Similarly, there is an element of tradition in terms of the online platforms individual historians choose to take advantage of. That grand old dame of self-narration, the blog, is generally the medium of choice. Blogs can help you find your voice and develop a distinctive style of writing. In the interests of protecting your intellectual property, you can use a blog to simply present thought-provoking things that are not directly related to your work, or give an insight into the academic process. Collaborative blogs, such as King’s College London’s Arts and Humanities Life blog, lend authority and suggest an element of institutional backing. They can also help you to avoid lengthy periods of inactivity, and keep your audience engaged. In addition, look out for guest blogging opportunities – they help to ever more broaden your audience and your network.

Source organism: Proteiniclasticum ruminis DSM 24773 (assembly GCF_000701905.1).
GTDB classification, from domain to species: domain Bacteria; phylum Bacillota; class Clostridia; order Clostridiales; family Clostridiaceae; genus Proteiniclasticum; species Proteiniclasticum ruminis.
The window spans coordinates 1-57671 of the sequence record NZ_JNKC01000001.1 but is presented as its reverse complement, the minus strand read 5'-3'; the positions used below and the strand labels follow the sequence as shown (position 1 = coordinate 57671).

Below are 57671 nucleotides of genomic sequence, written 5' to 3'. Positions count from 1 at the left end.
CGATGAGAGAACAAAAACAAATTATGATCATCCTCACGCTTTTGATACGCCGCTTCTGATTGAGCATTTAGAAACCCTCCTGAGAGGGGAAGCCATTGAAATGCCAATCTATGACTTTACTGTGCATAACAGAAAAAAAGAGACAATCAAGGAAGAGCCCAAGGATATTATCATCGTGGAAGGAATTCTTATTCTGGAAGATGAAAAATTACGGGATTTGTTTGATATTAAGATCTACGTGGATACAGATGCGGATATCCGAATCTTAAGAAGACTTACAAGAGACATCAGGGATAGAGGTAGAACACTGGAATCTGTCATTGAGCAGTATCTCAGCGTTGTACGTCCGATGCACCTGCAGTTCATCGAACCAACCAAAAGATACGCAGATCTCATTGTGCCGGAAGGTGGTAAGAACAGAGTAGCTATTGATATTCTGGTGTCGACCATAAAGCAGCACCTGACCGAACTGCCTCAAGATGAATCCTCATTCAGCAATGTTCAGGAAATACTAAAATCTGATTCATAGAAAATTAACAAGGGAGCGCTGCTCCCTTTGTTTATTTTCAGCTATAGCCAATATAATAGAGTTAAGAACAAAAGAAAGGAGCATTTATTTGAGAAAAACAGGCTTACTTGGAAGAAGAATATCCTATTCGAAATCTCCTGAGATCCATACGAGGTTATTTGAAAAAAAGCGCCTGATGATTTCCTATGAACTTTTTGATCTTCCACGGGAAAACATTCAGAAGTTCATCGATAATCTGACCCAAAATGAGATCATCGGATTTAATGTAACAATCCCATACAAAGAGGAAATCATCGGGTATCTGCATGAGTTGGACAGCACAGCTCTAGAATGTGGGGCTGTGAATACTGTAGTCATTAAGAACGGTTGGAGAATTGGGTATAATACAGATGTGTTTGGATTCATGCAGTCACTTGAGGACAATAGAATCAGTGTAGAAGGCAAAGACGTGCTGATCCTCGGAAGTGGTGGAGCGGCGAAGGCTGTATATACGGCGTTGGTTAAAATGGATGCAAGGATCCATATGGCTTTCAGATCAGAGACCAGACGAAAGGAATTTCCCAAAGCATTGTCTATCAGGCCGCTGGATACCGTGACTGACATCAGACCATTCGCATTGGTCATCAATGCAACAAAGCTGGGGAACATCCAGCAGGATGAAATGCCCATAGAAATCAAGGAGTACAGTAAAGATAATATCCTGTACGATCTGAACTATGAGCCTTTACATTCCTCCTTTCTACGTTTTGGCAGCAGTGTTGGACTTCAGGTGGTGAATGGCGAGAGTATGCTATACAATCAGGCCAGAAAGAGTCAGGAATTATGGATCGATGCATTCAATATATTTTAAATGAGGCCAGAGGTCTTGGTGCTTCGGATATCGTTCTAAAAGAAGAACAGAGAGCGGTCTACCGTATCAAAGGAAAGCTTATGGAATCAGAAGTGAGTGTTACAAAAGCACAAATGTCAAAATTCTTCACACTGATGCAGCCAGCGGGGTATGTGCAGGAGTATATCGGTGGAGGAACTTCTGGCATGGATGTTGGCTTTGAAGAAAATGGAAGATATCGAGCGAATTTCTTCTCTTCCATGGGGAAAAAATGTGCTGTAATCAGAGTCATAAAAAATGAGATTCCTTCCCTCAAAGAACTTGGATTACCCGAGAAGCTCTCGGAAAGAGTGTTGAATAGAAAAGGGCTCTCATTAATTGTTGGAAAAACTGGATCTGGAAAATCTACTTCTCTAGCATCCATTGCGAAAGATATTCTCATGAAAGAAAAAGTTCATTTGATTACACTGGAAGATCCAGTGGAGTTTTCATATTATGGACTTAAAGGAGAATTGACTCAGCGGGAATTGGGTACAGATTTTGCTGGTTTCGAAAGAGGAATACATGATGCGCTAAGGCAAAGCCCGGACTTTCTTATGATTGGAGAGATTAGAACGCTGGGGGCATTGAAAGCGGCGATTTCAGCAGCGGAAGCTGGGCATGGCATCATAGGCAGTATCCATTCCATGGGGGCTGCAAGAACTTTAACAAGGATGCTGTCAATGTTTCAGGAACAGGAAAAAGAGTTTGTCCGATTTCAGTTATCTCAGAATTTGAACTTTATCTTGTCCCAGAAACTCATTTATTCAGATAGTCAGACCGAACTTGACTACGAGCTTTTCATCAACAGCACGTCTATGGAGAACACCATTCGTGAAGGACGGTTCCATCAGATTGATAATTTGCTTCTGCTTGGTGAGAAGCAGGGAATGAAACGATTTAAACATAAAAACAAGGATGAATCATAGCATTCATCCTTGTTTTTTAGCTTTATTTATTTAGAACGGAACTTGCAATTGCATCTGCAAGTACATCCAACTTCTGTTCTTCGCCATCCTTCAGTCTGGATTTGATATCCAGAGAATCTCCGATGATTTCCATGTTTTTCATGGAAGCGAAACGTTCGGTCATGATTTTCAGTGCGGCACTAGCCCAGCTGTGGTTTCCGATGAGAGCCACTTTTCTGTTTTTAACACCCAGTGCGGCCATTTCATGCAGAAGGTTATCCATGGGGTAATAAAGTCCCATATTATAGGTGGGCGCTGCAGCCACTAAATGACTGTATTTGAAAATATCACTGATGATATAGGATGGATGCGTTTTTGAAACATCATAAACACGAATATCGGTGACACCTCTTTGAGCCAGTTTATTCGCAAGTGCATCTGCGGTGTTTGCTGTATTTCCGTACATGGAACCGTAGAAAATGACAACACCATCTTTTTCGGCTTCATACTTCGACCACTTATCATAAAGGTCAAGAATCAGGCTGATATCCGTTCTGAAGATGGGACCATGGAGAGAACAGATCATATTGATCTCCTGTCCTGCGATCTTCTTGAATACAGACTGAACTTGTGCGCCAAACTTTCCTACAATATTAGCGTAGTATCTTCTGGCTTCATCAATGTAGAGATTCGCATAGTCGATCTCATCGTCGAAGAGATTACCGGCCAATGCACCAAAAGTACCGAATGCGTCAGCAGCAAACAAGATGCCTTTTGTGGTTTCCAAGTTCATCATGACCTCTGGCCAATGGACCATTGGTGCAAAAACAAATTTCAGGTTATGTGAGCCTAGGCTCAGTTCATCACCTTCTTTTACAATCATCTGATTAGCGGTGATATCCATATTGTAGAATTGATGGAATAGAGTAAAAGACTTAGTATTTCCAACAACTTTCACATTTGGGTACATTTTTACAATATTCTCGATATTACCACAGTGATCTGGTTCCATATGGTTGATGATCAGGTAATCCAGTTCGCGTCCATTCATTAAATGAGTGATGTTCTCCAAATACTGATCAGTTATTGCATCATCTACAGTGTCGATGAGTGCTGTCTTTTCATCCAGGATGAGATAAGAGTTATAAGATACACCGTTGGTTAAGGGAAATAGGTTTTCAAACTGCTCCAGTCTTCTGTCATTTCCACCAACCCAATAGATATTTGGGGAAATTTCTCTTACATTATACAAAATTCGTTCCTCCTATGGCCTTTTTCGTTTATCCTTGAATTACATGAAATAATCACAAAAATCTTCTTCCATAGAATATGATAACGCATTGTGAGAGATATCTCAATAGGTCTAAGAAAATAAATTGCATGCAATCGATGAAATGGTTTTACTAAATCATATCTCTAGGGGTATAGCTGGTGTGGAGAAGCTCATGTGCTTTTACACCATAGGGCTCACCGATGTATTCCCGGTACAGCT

It therefore seems only natural that we progress from blogging to microblogging, which is, after all, what Twitter was originally created for. To use a favourite word of mine, created by the British Library’s Julian Harrison, Twitter is a brilliant forum for ‘plogging’ – that is, plugging your blog. This glorious word has itself gained Twitter parlance, and Jane sees hashtags such as #twitterstorians as especially good for this purpose. Nevertheless, you do not want plogging to step over a fine line into shameless self-promotion. This can be wearing, and will not do you any favours. Instead, Jane’s recommendation is that you help to support and promote others – Twitter, as with life, works both ways. There is even a whole subculture of blogs on the etiquette of tweeting, with a particular focus on public shaming versus constructive critiquing. One further word of warning, based on my own experience of this event – Twitter will cut you off if you tweet incessantly enough. I ended up in Twitter rehab, and Amy had to take over the live tweeting. Twitter’s view of you as a potential spammer aside, always remember to be interesting – Jane likes tweeters who are not afraid to show off a bit of personality. Just don’t tell her what you ate for lunch today.